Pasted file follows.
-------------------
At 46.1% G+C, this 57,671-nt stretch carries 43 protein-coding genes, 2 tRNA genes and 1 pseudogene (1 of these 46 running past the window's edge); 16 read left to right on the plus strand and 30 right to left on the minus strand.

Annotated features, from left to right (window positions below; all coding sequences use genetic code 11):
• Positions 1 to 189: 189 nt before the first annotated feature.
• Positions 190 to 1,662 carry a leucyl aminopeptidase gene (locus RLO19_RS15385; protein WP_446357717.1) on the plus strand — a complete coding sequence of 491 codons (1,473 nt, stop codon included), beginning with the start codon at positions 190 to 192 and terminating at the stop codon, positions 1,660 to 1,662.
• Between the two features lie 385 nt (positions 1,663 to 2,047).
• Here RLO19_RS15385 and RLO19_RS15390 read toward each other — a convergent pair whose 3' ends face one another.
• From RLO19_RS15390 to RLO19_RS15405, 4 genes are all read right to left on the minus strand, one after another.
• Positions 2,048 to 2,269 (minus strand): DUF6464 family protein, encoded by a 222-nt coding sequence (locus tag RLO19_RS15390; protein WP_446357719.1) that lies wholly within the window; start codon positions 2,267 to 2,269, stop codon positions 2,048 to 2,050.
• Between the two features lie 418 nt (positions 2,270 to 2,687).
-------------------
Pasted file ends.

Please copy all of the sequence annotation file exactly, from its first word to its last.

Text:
At 46.1% G+C, this 57,671-nt stretch carries 43 protein-coding genes, 2 tRNA genes and 1 pseudogene (1 of these 46 running past the window's edge); 16 read left to right on the plus strand and 30 right to left on the minus strand.

Annotated features, from left to right (window positions below; all coding sequences use genetic code 11):
• Positions 1 to 189: 189 nt before the first annotated feature.
• Positions 190 to 1,662 carry a leucyl aminopeptidase gene (locus RLO19_RS15385; protein WP_446357717.1) on the plus strand — a complete coding sequence of 491 codons (1,473 nt, stop codon included), beginning with the start codon at positions 190 to 192 and terminating at the stop codon, positions 1,660 to 1,662.
• Between the two features lie 385 nt (positions 1,663 to 2,047).
• Here RLO19_RS15385 and RLO19_RS15390 read toward each other — a convergent pair whose 3' ends face one another.
• From RLO19_RS15390 to RLO19_RS15405, 4 genes are all read right to left on the minus strand, one after another.
• Positions 2,048 to 2,269 (minus strand): DUF6464 family protein, encoded by a 222-nt coding sequence (locus tag RLO19_RS15390; protein WP_446357719.1) that lies wholly within the window; start codon positions 2,267 to 2,269, stop codon positions 2,048 to 2,050.
• Between the two features lie 418 nt (positions 2,270 to 2,687).